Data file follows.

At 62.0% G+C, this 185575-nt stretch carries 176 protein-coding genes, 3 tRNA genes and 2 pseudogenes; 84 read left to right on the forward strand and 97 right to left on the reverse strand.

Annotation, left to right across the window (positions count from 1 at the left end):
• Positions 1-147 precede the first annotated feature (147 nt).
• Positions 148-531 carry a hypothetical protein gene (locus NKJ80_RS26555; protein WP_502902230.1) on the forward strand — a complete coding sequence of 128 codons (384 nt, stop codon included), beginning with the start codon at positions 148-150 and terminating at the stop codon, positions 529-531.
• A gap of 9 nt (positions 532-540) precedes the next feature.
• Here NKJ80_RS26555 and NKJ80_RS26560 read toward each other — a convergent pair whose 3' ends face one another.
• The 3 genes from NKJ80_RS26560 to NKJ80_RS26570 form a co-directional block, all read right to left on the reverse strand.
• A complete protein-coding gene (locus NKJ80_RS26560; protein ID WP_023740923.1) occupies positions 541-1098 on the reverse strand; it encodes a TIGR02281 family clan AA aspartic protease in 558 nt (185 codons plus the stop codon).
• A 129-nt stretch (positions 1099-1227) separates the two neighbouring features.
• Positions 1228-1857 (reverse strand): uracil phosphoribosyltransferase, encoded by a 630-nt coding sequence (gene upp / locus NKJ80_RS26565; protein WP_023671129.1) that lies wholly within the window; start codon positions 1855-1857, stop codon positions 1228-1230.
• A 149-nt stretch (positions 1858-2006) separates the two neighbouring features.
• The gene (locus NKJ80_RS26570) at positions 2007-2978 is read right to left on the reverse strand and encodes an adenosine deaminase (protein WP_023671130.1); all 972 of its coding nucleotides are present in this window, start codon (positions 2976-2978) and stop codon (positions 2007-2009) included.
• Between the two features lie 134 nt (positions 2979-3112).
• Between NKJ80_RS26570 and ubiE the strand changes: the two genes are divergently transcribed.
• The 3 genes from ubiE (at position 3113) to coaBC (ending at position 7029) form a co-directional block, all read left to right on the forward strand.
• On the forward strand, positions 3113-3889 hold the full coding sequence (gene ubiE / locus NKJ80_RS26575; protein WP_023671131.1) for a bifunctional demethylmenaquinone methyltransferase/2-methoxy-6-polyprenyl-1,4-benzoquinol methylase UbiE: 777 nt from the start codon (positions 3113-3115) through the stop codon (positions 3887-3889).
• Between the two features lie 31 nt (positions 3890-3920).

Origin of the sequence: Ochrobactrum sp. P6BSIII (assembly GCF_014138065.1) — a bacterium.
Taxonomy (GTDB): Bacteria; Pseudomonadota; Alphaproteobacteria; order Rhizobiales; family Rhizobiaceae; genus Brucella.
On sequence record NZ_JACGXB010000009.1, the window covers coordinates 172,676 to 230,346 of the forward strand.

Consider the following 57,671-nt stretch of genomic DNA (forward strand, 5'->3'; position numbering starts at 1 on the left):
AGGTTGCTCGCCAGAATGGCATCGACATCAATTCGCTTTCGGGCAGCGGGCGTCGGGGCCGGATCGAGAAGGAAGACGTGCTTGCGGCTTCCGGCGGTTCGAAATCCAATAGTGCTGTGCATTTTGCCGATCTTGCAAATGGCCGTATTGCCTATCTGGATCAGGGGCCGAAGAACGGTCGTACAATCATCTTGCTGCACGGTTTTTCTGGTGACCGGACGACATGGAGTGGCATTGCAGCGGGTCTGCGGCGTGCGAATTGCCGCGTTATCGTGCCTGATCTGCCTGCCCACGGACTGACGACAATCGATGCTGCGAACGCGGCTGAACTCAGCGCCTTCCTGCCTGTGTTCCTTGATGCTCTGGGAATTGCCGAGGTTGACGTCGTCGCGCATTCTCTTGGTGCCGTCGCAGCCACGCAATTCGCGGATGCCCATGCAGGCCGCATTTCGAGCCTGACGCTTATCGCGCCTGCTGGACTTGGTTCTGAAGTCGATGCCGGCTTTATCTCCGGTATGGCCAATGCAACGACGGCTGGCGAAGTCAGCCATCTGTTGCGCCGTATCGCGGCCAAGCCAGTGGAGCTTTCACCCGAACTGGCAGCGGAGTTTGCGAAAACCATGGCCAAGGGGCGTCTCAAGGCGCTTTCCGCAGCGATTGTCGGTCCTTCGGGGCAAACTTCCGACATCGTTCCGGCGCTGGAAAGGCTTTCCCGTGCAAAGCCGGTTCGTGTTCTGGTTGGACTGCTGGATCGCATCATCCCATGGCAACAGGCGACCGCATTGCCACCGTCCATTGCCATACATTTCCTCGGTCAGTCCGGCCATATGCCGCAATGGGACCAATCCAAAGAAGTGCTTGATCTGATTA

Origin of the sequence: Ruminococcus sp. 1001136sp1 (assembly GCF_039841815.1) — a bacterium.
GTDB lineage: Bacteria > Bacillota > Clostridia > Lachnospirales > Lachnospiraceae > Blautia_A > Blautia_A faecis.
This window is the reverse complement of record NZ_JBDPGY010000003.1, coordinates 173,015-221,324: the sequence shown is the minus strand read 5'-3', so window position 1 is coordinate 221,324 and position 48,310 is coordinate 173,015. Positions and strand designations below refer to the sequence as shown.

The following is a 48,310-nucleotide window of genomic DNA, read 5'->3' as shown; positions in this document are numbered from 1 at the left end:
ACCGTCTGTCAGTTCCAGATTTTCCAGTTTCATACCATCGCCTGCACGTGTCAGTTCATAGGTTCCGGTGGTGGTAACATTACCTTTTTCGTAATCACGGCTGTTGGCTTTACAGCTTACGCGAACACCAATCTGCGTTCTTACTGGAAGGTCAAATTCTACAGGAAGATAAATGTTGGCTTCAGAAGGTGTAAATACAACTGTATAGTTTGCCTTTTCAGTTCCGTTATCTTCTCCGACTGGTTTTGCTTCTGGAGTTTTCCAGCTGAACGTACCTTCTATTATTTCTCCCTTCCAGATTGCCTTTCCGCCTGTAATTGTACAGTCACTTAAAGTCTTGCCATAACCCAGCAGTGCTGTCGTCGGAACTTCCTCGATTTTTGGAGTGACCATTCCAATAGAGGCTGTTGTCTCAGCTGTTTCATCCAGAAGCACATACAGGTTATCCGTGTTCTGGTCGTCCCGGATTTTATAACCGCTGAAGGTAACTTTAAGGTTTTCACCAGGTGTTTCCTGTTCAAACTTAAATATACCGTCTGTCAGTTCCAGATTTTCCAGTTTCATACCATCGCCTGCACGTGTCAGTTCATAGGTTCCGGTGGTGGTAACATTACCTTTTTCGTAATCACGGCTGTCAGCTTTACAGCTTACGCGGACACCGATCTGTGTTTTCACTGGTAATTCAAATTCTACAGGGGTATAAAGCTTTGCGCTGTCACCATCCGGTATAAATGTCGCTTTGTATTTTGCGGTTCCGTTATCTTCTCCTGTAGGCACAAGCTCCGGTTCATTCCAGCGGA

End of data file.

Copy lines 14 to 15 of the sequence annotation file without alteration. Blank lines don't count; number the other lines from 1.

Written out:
• Between NKJ80_RS26570 and ubiE the strand changes: the two genes are divergently transcribed.
• The 3 genes from ubiE (at position 3113) to coaBC (ending at position 7029) form a co-directional block, all read left to right on the forward strand.